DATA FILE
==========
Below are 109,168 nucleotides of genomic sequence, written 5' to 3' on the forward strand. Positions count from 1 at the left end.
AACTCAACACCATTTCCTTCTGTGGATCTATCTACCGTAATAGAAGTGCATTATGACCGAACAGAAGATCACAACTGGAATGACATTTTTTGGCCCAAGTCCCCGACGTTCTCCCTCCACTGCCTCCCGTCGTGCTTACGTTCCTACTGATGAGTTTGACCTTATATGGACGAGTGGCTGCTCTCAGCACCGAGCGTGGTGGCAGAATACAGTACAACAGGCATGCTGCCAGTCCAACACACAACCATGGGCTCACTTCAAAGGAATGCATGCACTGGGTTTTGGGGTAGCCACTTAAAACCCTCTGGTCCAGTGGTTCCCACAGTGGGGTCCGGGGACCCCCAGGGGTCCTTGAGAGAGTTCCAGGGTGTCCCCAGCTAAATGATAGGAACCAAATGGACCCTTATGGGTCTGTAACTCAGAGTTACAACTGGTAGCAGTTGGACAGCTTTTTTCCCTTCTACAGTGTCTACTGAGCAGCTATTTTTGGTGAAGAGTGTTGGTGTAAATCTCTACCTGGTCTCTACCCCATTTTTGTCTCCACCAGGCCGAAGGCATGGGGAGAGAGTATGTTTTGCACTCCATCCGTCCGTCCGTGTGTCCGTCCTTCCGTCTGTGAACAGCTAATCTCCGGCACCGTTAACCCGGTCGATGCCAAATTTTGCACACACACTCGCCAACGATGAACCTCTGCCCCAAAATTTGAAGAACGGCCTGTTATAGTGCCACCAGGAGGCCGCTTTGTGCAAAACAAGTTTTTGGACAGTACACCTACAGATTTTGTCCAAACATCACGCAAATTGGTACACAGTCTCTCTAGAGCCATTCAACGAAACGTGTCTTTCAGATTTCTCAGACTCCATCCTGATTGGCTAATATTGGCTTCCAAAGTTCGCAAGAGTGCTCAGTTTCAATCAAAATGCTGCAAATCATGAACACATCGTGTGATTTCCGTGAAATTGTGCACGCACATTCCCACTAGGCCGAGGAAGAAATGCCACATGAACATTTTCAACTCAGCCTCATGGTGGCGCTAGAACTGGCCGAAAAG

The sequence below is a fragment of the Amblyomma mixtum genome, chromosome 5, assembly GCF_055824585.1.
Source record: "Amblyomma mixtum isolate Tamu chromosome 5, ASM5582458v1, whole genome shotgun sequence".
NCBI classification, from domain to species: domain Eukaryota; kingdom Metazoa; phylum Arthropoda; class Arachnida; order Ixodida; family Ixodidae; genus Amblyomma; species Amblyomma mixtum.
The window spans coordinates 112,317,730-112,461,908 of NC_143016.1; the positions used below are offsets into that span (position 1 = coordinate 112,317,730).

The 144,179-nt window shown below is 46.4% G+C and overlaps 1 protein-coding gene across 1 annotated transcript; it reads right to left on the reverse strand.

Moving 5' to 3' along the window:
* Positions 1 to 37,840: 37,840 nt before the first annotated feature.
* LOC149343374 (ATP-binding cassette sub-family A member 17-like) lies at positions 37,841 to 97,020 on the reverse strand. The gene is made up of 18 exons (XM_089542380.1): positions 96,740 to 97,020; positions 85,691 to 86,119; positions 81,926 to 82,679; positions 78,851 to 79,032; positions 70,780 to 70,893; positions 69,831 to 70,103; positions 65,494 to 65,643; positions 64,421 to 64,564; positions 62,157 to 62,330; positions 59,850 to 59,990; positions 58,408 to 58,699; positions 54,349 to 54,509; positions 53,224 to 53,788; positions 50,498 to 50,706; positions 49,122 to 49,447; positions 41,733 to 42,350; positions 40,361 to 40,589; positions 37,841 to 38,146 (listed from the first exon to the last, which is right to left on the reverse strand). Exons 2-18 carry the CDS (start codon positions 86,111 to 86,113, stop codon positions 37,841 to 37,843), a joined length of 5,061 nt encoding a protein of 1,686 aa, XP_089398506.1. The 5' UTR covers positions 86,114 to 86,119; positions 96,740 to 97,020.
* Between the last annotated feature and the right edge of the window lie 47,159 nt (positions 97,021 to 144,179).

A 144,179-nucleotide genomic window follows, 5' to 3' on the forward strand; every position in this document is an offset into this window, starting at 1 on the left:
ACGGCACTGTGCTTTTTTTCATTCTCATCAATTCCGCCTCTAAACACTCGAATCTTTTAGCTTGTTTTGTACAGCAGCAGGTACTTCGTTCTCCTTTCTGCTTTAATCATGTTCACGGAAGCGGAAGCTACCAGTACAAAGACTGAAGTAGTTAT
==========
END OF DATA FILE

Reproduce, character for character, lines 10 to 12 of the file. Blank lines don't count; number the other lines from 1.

* LOC149343374 (ATP-binding cassette sub-family A member 17-like) lies at positions 37,841 to 97,020 on the reverse strand. The gene is made up of 18 exons (XM_089542380.1): positions 96,740 to 97,020; positions 85,691 to 86,119; positions 81,926 to 82,679; positions 78,851 to 79,032; positions 70,780 to 70,893; positions 69,831 to 70,103; positions 65,494 to 65,643; positions 64,421 to 64,564; positions 62,157 to 62,330; positions 59,850 to 59,990; positions 58,408 to 58,699; positions 54,349 to 54,509; positions 53,224 to 53,788; positions 50,498 to 50,706; positions 49,122 to 49,447; positions 41,733 to 42,350; positions 40,361 to 40,589; positions 37,841 to 38,146 (listed from the first exon to the last, which is right to left on the reverse strand). Exons 2-18 carry the CDS (start codon positions 86,111 to 86,113, stop codon positions 37,841 to 37,843), a joined length of 5,061 nt encoding a protein of 1,686 aa, XP_089398506.1. The 5' UTR covers positions 86,114 to 86,119; positions 96,740 to 97,020.
* Between the last annotated feature and the right edge of the window lie 47,159 nt (positions 97,021 to 144,179).

A 144,179-nucleotide genomic window follows, 5' to 3' on the forward strand; every position in this document is an offset into this window, starting at 1 on the left: